Diagnosing and Dealing with Bottlenecks

Focusing on the buyer’s journey has another advantage – it enables vendors to anticipate, diagnose and deal with the bottlenecks and constraints that commonly delay or derail buying processes.

A determined effort to understand how prospects are moving through their buying journey usually throws up a handful of common choke points that – if systematically addressed – will enable opportunities to move from one phase to the next faster.

Timing is Everything

Getting involved early is a critical success factor for most opportunities. It’s widely recognised that vendors who only get involved after an RFP is issued have a small chance of winning unless they can do something to reshape the propect’s agenda.

The earlier vendors get involved in the buying process, the better. Recent studies confirm that sales people who connect with prospects in the “window of opportunity” between a catalyst for change being identified and the formal search for solutions being initiated – while the prospect is still assessing the impact of the change – enjoy win rates 4-5 times higher than the average together with significantly shorter sales cycles.

There’s an important implication for marketing here: vendors need to position themselves as experienced change agents – and as experts in change management – when it comes to addressing the most common issues, trends and challenges in the markets they have chosen to serve.

Making the Economic Case for Change

Vendor marketing activities should focus on anticipating common catalysts for change and position themselves as the place to turn to for advice when they are recognised by the prospect. Once engaged with the prospect, the vendor should focus on establishing the economic case for change – and identifying the potential consequences of inaction.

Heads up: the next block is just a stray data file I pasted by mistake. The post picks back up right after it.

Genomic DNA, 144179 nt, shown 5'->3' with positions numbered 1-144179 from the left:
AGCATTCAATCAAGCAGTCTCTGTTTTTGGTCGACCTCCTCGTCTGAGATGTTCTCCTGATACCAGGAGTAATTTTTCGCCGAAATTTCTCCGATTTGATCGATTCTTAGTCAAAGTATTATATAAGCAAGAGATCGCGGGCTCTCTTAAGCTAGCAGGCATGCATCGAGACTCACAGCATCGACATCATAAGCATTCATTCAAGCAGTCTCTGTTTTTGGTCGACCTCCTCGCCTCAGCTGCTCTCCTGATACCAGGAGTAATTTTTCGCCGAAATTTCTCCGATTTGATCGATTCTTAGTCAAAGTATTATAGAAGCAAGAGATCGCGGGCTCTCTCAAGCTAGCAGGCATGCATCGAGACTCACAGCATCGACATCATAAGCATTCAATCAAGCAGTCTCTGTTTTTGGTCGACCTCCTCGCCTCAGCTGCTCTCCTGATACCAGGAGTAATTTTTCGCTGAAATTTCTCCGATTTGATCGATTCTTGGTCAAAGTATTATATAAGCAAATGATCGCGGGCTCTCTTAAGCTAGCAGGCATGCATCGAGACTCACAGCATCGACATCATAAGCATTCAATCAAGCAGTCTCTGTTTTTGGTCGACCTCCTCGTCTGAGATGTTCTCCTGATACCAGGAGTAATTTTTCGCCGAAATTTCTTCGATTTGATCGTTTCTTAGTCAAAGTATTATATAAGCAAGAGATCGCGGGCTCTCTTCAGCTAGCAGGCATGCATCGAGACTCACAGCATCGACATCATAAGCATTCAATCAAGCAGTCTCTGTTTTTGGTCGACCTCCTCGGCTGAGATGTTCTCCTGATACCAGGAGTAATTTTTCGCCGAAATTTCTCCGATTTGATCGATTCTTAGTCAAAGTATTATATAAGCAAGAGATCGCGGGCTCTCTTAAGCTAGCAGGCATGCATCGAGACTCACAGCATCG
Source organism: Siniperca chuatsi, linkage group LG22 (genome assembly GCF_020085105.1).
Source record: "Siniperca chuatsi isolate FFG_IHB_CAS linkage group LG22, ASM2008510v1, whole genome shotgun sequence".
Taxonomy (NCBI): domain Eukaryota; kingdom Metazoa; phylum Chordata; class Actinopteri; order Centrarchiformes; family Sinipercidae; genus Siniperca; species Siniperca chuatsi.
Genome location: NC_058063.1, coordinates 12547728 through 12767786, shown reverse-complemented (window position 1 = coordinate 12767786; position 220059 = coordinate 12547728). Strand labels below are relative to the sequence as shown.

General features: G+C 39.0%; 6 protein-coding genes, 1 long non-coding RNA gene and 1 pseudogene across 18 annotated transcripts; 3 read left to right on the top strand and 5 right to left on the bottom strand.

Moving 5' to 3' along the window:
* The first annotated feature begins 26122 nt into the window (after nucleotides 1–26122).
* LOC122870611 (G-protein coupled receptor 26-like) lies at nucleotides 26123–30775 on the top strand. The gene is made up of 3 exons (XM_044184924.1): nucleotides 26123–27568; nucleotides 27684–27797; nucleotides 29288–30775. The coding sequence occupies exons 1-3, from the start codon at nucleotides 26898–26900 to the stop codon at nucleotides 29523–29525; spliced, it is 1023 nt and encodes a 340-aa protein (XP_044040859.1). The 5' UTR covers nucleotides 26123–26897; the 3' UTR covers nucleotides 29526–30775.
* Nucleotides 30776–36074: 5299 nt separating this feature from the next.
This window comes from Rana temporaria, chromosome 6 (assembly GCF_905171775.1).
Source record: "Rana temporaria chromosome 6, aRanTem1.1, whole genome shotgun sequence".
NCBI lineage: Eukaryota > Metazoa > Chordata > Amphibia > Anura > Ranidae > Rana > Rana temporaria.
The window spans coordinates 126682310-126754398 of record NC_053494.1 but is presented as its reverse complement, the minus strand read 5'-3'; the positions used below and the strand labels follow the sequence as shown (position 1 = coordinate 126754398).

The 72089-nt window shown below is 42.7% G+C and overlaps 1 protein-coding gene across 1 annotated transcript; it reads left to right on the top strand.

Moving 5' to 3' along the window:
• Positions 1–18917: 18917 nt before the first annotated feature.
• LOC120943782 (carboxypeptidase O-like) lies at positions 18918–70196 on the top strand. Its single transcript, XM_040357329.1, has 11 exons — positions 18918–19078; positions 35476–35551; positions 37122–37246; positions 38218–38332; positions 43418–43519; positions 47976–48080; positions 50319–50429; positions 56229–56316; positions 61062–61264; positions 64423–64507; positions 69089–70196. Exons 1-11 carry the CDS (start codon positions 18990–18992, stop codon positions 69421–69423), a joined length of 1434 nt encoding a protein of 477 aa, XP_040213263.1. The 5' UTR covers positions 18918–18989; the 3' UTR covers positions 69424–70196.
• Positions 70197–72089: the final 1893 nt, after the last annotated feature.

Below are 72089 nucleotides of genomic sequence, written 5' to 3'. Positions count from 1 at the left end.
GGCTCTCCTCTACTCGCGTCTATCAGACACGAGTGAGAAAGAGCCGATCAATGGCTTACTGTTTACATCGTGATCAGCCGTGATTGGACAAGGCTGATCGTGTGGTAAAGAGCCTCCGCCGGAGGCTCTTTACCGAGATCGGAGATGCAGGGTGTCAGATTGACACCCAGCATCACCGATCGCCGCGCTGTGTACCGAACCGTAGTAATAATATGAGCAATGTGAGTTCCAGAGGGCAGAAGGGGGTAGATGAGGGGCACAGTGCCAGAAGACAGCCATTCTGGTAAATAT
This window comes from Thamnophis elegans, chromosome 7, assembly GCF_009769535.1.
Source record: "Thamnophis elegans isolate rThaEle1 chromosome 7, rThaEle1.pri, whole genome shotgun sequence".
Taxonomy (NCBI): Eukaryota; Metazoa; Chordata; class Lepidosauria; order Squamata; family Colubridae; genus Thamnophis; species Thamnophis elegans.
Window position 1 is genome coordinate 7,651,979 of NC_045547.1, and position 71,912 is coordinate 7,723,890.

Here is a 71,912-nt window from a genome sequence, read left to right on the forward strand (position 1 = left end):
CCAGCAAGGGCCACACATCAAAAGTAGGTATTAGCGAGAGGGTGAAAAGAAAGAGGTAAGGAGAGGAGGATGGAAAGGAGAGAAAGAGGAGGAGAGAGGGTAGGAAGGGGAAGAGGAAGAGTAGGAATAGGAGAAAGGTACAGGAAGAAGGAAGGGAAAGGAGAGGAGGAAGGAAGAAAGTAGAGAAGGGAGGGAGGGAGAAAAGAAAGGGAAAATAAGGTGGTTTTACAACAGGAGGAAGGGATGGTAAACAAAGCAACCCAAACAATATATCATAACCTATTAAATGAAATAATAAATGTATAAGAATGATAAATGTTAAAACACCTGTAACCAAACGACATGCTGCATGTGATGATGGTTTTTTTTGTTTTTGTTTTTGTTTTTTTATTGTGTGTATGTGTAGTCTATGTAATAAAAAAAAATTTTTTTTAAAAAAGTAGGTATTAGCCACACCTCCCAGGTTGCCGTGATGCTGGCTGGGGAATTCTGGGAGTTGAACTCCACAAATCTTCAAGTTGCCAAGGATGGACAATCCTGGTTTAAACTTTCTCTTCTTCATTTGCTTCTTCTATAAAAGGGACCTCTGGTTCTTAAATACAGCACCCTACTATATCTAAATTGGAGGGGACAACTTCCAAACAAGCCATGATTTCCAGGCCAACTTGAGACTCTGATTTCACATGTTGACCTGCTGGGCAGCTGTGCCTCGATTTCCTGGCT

In many early buying processes, it’s more important – and ultimately more valuable – to concentrate on identifing the case for change (or qualifying out opportunities where this is weak) rather than prematurely diving into the details of the vendor’s solution.

Facilitating the Buying Process

Have you established the typical buying processes, consideration phases and decision gates in your target market? Are your sales and marketing activities consciously targeted at facilitating your prospect’s buying process? How are you helping to establish the economic case for change? And where are the typical choke points in the buying process, and what are you doing to deal with them?

Republished with author's permission from original post.

Bob Apollo
Bob Apollo is the CEO of UK-based Inflexion-Point Strategy Partners, the B2B sales performance improvement specialists. Following a varied corporate career, Bob now works with a rapidly expanding client base of B2B-focused growth-phase technology companies, helping them to implement systematic sales processes that drive predictable revenue growth.